But let’s be clear: neither disorder is better or worse than the other. While bipolar I mania can be dangerous, bipolar II disorder often comes with longer depressive episodes. And people with bipolar II don’t always experience one type of episode or the other. Even without treatment, there may have symptom-free periods characterized by a stable mood.
The exact cause of bipolar disorders is unknown, though experts think it could have to do with genetics and biological differences in the brain. Those who have an immediate family member with a bipolar diagnosis are at a higher risk.
A path toward healing
When I broke the news of my diagnosis to friends and family, those who had witnessed my symptoms firsthand immediately got it. But not everybody was so understanding. Older people brushed off my diagnosis, saying things like doctors hand out medications for everything these days, or everybody gets sad sometimes. “Our society needs to stop coddling young people and blaming everything on mental health disorders,” one of my college professors once told me.
In the beginning, my parents struggled to accept my diagnosis; they didn’t want me to suffer, and putting a name to my symptoms probably felt scary to them. Yet the truth is, my diagnosis was one of the best things to ever happen to me. I also know that my treatment likely saved my life. As many as 30% of people with bipolar disorder attempt suicide.
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Opening up about my diagnosis takes a lot of strength, especially because some people don’t believe it’s real. But science is on my side, and so are a lot of people who love me. My friends know that I’m the expert on my own mental health, and they don’t question what I (or my doctors) say. It took a while, my family has come around too.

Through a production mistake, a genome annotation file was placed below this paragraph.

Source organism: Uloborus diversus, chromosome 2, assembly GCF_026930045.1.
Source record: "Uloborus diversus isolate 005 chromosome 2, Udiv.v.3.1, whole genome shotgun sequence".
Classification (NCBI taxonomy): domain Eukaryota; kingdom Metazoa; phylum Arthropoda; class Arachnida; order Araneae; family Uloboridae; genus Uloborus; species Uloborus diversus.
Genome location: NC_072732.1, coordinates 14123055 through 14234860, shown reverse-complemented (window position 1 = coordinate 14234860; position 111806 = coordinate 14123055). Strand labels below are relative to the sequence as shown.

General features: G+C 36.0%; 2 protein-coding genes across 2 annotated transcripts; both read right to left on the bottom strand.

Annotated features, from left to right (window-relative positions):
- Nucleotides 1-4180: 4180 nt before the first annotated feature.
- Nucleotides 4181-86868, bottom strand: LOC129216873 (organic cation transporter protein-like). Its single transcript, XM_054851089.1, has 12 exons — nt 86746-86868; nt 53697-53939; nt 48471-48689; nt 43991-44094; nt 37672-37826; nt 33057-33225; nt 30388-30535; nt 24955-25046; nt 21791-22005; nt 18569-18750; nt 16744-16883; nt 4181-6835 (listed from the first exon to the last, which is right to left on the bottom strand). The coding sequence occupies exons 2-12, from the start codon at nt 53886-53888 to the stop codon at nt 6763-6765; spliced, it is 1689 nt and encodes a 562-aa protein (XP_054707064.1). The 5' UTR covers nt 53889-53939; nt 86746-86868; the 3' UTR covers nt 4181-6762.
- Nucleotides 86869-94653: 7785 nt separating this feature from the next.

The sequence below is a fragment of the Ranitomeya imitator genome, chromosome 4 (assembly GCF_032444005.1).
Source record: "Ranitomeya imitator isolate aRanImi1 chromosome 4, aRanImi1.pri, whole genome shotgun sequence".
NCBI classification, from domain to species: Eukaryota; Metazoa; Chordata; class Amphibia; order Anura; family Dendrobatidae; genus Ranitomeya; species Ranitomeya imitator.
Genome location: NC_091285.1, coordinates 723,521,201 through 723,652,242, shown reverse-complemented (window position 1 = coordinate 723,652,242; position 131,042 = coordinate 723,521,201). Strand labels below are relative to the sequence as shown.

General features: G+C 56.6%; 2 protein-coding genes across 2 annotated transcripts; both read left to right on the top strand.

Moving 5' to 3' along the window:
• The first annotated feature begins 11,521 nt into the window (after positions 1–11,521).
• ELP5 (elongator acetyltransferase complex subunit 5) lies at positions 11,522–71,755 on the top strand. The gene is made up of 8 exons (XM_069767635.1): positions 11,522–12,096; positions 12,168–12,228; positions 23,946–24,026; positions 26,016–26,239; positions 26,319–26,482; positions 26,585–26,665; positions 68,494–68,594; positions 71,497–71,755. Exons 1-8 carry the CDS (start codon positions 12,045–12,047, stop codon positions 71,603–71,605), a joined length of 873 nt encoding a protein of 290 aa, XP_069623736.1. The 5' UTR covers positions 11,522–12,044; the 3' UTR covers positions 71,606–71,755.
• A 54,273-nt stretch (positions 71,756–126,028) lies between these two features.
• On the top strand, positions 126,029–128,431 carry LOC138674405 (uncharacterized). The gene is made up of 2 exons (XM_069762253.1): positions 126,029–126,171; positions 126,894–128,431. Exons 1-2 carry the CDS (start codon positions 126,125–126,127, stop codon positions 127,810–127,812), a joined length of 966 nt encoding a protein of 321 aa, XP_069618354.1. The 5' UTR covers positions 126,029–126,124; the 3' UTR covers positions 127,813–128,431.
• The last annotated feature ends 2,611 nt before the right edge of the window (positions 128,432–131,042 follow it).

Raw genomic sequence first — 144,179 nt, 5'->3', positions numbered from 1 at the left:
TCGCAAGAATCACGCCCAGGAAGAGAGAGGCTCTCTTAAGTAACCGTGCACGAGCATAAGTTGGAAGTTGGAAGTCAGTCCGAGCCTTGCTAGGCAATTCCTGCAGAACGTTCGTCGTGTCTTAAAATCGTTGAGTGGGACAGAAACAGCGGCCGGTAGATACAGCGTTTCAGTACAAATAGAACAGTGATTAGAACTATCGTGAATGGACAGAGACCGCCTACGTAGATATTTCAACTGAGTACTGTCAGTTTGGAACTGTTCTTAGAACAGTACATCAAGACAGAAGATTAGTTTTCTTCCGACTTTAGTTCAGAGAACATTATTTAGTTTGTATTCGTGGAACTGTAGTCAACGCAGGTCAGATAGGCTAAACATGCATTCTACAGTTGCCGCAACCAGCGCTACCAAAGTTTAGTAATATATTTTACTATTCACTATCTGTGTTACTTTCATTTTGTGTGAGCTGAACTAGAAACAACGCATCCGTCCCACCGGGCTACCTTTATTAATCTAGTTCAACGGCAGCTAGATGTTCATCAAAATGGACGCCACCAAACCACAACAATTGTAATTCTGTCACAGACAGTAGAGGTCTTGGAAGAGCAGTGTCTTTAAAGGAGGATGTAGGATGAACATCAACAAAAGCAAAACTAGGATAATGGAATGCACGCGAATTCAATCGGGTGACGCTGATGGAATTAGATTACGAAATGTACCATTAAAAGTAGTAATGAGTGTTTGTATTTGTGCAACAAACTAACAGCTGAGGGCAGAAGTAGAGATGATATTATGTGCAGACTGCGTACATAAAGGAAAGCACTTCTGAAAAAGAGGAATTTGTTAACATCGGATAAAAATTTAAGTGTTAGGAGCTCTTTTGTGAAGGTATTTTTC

Soon after my diagnosis, I began taking medication, which stabilizes my mood and allows me to live a symptom-free, day-to-day life the majority of the time. Since I started taking medication five years ago, I’ve felt a healthy range of emotions: happy, sad, and everything in-between.
Besides taking medication, I’ve also made some important behavioral changes. I prioritize sleep, since erratic sleep can trigger a hypomanic episode. The only hypomanic episodes I’ve experienced were triggered by a combination of many sleepless nights and forgetting to take my medication—a rare occurrence, but it happens!
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I make self-care a priority if I experience a breakup, death of a loved one, or other major life transition, because during these times I’m more prone to sinking into clinical depression. Everybody has a bad day occasionally. But if I’m up or down for more than a couple of days without a particular reason, it’s time to figure out if it’s a bipolar episode.
Once I decided to treat my bipolar II diagnosis the same way I treat physical health issues, my life changed for the better. Speaking honestly about my mental illness strengthened my friendships and support system. Plus, being honest about my own journey is one of the best ways I can contribute to ending mental health stigma.
This article originally appeared in Health.com